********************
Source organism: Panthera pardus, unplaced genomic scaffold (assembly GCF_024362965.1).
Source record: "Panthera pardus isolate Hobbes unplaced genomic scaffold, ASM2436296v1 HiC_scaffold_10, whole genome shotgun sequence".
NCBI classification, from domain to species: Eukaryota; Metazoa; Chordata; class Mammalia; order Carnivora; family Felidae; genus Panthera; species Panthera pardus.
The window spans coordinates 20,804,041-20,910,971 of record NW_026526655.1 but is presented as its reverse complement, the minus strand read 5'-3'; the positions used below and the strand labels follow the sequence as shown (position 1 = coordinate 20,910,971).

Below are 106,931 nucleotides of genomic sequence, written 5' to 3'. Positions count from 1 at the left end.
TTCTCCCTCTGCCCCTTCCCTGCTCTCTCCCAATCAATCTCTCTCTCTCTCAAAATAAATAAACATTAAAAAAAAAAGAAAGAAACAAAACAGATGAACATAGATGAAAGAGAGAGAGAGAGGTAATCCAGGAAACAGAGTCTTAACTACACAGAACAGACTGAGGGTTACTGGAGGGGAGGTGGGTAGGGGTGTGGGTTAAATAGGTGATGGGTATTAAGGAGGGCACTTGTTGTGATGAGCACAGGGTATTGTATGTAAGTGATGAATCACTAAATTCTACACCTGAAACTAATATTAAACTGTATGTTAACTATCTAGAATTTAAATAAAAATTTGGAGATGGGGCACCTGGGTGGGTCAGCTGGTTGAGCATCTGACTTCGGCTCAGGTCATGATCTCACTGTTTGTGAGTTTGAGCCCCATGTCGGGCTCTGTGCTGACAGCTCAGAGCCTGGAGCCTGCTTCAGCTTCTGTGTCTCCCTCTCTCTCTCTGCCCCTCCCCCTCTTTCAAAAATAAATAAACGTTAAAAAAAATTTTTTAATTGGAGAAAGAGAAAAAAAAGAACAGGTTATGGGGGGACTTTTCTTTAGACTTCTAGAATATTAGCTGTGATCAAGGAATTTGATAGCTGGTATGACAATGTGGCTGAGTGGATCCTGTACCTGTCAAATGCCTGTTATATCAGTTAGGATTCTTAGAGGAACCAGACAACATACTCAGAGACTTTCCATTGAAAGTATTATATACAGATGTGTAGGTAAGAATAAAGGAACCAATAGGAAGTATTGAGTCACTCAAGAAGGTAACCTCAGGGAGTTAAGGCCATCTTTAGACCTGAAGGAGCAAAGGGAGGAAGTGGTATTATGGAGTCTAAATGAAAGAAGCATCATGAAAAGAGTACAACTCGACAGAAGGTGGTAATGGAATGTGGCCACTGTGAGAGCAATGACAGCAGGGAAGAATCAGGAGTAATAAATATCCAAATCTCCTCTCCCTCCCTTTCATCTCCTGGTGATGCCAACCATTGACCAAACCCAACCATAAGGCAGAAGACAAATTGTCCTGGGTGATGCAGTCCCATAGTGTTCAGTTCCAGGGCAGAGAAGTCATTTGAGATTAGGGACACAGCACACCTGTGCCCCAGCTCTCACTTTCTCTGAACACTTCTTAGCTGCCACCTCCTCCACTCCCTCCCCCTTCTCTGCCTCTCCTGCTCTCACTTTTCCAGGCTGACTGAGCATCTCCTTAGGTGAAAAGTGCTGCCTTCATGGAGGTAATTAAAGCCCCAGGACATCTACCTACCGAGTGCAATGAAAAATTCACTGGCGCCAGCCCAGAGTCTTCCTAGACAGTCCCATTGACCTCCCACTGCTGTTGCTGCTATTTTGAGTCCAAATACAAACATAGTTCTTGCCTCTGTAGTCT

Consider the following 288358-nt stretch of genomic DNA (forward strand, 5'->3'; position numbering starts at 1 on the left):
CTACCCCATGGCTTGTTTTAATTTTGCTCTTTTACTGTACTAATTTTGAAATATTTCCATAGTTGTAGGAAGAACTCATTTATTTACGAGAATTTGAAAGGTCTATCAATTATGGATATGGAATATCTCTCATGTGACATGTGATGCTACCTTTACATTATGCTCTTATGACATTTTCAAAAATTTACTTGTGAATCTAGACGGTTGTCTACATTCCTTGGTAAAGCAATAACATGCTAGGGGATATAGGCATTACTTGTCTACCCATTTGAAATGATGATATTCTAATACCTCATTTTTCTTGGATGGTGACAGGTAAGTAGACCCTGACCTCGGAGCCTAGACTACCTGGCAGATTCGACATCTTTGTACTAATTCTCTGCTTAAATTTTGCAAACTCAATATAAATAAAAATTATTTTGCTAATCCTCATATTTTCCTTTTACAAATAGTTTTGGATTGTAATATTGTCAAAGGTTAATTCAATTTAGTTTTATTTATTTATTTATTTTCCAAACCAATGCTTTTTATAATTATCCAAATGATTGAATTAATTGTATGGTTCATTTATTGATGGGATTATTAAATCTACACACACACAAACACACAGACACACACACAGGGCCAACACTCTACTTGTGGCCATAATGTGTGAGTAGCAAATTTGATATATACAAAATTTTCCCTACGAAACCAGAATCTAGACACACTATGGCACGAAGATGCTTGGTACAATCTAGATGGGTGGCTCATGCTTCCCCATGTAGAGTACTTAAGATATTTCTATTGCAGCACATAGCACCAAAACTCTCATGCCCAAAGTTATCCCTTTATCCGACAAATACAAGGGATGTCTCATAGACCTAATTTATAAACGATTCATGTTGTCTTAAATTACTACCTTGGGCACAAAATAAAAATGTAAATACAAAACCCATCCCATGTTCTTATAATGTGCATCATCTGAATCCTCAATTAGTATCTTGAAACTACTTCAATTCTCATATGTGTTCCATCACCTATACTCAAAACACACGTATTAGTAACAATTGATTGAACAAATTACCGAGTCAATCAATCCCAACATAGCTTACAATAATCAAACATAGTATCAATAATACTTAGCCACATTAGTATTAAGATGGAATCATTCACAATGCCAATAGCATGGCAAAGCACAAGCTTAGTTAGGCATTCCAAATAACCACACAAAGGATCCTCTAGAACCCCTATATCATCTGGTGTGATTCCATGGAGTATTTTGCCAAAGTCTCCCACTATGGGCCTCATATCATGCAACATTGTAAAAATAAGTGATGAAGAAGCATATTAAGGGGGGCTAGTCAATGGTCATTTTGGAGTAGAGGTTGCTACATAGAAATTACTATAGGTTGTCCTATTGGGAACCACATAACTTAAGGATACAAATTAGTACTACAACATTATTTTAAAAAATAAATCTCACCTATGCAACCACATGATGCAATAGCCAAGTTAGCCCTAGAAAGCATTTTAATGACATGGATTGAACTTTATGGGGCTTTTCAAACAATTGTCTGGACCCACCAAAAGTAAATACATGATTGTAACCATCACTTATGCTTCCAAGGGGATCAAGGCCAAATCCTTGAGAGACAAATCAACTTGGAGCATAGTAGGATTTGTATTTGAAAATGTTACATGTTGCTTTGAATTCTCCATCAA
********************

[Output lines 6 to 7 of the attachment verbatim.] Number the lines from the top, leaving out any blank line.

TTCTCCCTCTGCCCCTTCCCTGCTCTCTCCCAATCAATCTCTCTCTCTCTCAAAATAAATAAACATTAAAAAAAAAAGAAAGAAACAAAACAGATGAACATAGATGAAAGAGAGAGAGAGAGGTAATCCAGGAAACAGAGTCTTAACTACACAGAACAGACTGAGGGTTACTGGAGGGGAGGTGGGTAGGGGTGTGGGTTAAATAGGTGATGGGTATTAAGGAGGGCACTTGTTGTGATGAGCACAGGGTATTGTATGTAAGTGATGAATCACTAAATTCTACACCTGAAACTAATATTAAACTGTATGTTAACTATCTAGAATTTAAATAAAAATTTGGAGATGGGGCACCTGGGTGGGTCAGCTGGTTGAGCATCTGACTTCGGCTCAGGTCATGATCTCACTGTTTGTGAGTTTGAGCCCCATGTCGGGCTCTGTGCTGACAGCTCAGAGCCTGGAGCCTGCTTCAGCTTCTGTGTCTCCCTCTCTCTCTCTGCCCCTCCCCCTCTTTCAAAAATAAATAAACGTTAAAAAAAATTTTTTAATTGGAGAAAGAGAAAAAAAAGAACAGGTTATGGGGGGACTTTTCTTTAGACTTCTAGAATATTAGCTGTGATCAAGGAATTTGATAGCTGGTATGACAATGTGGCTGAGTGGATCCTGTACCTGTCAAATGCCTGTTATATCAGTTAGGATTCTTAGAGGAACCAGACAACATACTCAGAGACTTTCCATTGAAAGTATTATATACAGATGTGTAGGTAAGAATAAAGGAACCAATAGGAAGTATTGAGTCACTCAAGAAGGTAACCTCAGGGAGTTAAGGCCATCTTTAGACCTGAAGGAGCAAAGGGAGGAAGTGGTATTATGGAGTCTAAATGAAAGAAGCATCATGAAAAGAGTACAACTCGACAGAAGGTGGTAATGGAATGTGGCCACTGTGAGAGCAATGACAGCAGGGAAGAATCAGGAGTAATAAATATCCAAATCTCCTCTCCCTCCCTTTCATCTCCTGGTGATGCCAACCATTGACCAAACCCAACCATAAGGCAGAAGACAAATTGTCCTGGGTGATGCAGTCCCATAGTGTTCAGTTCCAGGGCAGAGAAGTCATTTGAGATTAGGGACACAGCACACCTGTGCCCCAGCTCTCACTTTCTCTGAACACTTCTTAGCTGCCACCTCCTCCACTCCCTCCCCCTTCTCTGCCTCTCCTGCTCTCACTTTTCCAGGCTGACTGAGCATCTCCTTAGGTGAAAAGTGCTGCCTTCATGGAGGTAATTAAAGCCCCAGGACATCTACCTACCGAGTGCAATGAAAAATTCACTGGCGCCAGCCCAGAGTCTTCCTAGACAGTCCCATTGACCTCCCACTGCTGTTGCTGCTATTTTGAGTCCAAATACAAACATAGTTCTTGCCTCTGTAGTCT

Consider the following 288358-nt stretch of genomic DNA (forward strand, 5'->3'; position numbering starts at 1 on the left):